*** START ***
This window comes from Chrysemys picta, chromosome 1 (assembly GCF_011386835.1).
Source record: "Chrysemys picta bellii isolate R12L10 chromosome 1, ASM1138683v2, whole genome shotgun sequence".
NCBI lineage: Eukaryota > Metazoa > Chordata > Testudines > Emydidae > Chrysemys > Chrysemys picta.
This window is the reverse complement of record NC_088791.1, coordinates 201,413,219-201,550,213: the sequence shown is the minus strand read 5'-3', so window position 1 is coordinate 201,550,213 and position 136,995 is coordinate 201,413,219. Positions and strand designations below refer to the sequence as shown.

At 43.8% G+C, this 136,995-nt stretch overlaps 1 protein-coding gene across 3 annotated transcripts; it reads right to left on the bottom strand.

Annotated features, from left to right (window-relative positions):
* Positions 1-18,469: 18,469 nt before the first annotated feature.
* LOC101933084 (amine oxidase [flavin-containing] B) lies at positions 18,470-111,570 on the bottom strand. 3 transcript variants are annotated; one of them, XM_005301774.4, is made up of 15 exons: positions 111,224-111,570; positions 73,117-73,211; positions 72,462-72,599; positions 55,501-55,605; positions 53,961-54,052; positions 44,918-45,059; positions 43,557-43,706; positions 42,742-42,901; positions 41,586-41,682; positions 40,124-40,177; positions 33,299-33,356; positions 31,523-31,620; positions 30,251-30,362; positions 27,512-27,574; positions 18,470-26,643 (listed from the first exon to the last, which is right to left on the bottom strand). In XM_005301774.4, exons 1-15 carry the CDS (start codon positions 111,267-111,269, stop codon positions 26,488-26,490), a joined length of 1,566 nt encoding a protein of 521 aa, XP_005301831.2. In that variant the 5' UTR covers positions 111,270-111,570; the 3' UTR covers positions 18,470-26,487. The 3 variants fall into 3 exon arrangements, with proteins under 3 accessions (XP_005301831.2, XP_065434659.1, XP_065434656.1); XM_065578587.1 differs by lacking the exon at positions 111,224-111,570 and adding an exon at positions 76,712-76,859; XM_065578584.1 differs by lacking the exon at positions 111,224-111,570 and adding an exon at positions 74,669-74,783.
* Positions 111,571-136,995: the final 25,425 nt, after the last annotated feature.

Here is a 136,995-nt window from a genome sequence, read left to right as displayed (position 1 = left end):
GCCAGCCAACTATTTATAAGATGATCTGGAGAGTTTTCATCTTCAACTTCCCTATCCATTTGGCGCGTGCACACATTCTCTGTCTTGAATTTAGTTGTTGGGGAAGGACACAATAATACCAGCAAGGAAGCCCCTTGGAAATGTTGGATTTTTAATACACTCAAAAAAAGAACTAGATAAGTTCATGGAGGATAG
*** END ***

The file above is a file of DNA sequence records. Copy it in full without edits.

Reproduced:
This window comes from Chrysemys picta, chromosome 1 (assembly GCF_011386835.1).
Source record: "Chrysemys picta bellii isolate R12L10 chromosome 1, ASM1138683v2, whole genome shotgun sequence".
NCBI lineage: Eukaryota > Metazoa > Chordata > Testudines > Emydidae > Chrysemys > Chrysemys picta.
This window is the reverse complement of record NC_088791.1, coordinates 201,413,219-201,550,213: the sequence shown is the minus strand read 5'-3', so window position 1 is coordinate 201,550,213 and position 136,995 is coordinate 201,413,219. Positions and strand designations below refer to the sequence as shown.

At 43.8% G+C, this 136,995-nt stretch overlaps 1 protein-coding gene across 3 annotated transcripts; it reads right to left on the bottom strand.

Annotated features, from left to right (window-relative positions):
* Positions 1-18,469: 18,469 nt before the first annotated feature.
* LOC101933084 (amine oxidase [flavin-containing] B) lies at positions 18,470-111,570 on the bottom strand. 3 transcript variants are annotated; one of them, XM_005301774.4, is made up of 15 exons: positions 111,224-111,570; positions 73,117-73,211; positions 72,462-72,599; positions 55,501-55,605; positions 53,961-54,052; positions 44,918-45,059; positions 43,557-43,706; positions 42,742-42,901; positions 41,586-41,682; positions 40,124-40,177; positions 33,299-33,356; positions 31,523-31,620; positions 30,251-30,362; positions 27,512-27,574; positions 18,470-26,643 (listed from the first exon to the last, which is right to left on the bottom strand). In XM_005301774.4, exons 1-15 carry the CDS (start codon positions 111,267-111,269, stop codon positions 26,488-26,490), a joined length of 1,566 nt encoding a protein of 521 aa, XP_005301831.2. In that variant the 5' UTR covers positions 111,270-111,570; the 3' UTR covers positions 18,470-26,487. The 3 variants fall into 3 exon arrangements, with proteins under 3 accessions (XP_005301831.2, XP_065434659.1, XP_065434656.1); XM_065578587.1 differs by lacking the exon at positions 111,224-111,570 and adding an exon at positions 76,712-76,859; XM_065578584.1 differs by lacking the exon at positions 111,224-111,570 and adding an exon at positions 74,669-74,783.
* Positions 111,571-136,995: the final 25,425 nt, after the last annotated feature.

Here is a 136,995-nt window from a genome sequence, read left to right as displayed (position 1 = left end):
GCCAGCCAACTATTTATAAGATGATCTGGAGAGTTTTCATCTTCAACTTCCCTATCCATTTGGCGCGTGCACACATTCTCTGTCTTGAATTTAGTTGTTGGGGAAGGACACAATAATACCAGCAAGGAAGCCCCTTGGAAATGTTGGATTTTTAATACACTCAAAAAAAGAACTAGATAAGTTCATGGAGGATAG